If you've been concerned about the age of your roof, then chances are winter has you especially nervous. This makes good sense since winter weather can put a lot of stress on an older or worn down roof. Knowing what to check for can help you determine whether a roof replacement is due this summer. By performing the check in winter as weather permits, you can ensure you have enough time to adjust your budget to fit in the roof repair or replacement.
Gravel in the gutters
The rough surface on top of asphalt roofing shingles is gravel, which is there to increase the waterproofing and durability of the shingles. When the gravel starts to come off, you know it's almost time for a new roof. Winter is a great time to assess this because snow melt carries the gravel into the gutters, where you can easily assess whether your roof is losing a lot of its gravel covering. If you find gravel, broken shingle bits, or nails in your gutter system or at the base of a downspout, then you need to call a roofer this spring. If you don't have gutters, walk the drip line after a snow melt. You will be able to easily see the gravel on the ground surface if there is an issue.
Ice dam issues
Ice dams form at the edge of the roof. These raised ice lips trap melting snow, leading to greater ice buildup behind them. Often, the buildup forces water under the shingles, where it also freezes. The result is damaged shingles and water dripping into the house as soon as a melt occurs. On a roof in good repair, installing or adjusting a gutter system can prevent future ice dams and current ones likely won't result in much damage. For an older roof, though, ice dams are likely to compromise the aging shingles so that they need to be replaced. If you notice ice dams on your roof this winter, plan to have an inspection once the snow finishes melting.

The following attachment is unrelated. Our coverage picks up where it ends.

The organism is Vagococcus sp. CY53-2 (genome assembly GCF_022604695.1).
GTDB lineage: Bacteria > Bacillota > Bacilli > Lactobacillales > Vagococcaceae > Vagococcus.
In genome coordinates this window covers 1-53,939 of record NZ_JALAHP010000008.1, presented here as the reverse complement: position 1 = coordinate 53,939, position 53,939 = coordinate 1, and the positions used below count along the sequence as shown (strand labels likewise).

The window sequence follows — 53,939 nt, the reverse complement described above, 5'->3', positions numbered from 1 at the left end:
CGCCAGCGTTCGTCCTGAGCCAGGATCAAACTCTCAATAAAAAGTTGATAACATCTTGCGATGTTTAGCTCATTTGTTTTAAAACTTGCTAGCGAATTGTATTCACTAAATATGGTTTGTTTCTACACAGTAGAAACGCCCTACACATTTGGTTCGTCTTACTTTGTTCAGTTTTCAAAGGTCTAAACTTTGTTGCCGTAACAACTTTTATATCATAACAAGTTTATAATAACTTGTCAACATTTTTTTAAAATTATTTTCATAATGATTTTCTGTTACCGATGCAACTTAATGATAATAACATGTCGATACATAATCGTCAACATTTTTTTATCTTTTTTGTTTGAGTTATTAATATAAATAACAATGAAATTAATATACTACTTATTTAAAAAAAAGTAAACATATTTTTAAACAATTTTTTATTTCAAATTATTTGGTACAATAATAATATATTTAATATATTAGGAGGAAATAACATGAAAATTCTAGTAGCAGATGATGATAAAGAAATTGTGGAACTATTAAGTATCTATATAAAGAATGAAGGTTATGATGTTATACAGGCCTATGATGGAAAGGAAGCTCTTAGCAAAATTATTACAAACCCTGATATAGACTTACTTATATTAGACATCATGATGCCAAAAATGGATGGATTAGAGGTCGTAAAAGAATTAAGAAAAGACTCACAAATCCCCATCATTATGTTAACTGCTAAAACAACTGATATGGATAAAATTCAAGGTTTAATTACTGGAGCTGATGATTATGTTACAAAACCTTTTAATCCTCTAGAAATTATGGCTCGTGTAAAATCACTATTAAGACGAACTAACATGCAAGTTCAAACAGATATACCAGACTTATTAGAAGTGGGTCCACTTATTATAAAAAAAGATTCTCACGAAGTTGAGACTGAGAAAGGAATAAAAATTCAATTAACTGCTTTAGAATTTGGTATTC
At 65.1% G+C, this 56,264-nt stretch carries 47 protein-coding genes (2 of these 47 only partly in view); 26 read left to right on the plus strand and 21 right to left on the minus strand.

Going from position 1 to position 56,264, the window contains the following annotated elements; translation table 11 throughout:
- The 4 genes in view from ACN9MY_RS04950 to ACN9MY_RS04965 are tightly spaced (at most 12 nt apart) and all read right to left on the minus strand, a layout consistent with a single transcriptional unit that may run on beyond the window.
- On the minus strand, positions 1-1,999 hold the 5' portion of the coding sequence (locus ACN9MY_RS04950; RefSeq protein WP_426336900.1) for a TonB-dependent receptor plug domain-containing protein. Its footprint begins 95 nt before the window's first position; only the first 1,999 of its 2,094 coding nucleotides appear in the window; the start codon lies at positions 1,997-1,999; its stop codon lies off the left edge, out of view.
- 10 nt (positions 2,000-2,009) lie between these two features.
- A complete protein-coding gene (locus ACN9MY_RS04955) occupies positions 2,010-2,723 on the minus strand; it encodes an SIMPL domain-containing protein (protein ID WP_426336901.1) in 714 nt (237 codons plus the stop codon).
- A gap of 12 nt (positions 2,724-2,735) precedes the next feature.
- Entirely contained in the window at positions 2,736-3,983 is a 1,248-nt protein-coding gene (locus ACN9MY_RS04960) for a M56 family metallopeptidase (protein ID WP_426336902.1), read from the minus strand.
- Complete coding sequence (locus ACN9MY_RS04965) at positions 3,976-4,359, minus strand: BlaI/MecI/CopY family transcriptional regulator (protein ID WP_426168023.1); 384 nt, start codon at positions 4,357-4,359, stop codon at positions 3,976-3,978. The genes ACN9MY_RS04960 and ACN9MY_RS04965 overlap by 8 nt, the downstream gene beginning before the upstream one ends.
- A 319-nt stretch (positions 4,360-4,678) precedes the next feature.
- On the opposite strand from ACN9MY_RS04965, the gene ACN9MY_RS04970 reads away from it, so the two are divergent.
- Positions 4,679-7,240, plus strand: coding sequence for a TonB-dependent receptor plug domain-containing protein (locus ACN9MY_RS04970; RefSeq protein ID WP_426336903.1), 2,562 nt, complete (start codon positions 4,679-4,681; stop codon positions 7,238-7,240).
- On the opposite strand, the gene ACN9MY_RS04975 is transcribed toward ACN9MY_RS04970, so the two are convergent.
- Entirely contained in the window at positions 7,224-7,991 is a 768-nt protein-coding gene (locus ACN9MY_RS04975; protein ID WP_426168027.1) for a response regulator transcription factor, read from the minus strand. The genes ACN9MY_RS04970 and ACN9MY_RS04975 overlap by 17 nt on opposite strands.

Sagging or discoloration
Your roof should never sag. Unfortunately, snow weight on an older roof can cause structural damage, which can be dangerous for those inside the home if it leads to a roof collapse. Walk the perimeter of your roof and look for sagging. It is sometimes easier to spot along roof lines or along the eaves than it is on large expanses of the roof, simply because the eye can more easily pick up the sagging line at these points. Another thing to look for is discolored shingles. That is because the discoloration may come from nails beginning to rust or corrode because moisture has gotten into the underlayment below the shingles. Once moisture attacks this underlying sub-roofing, which is usually plywood, rot and sagging aren't far behind.
If you notice any of these signs, it's time to starting calling roofing companies for quotes. A best case scenario is your roof only needs a repair and that it has a few more years left in it. Otherwise, you need to begin making a plan for a roof replacement.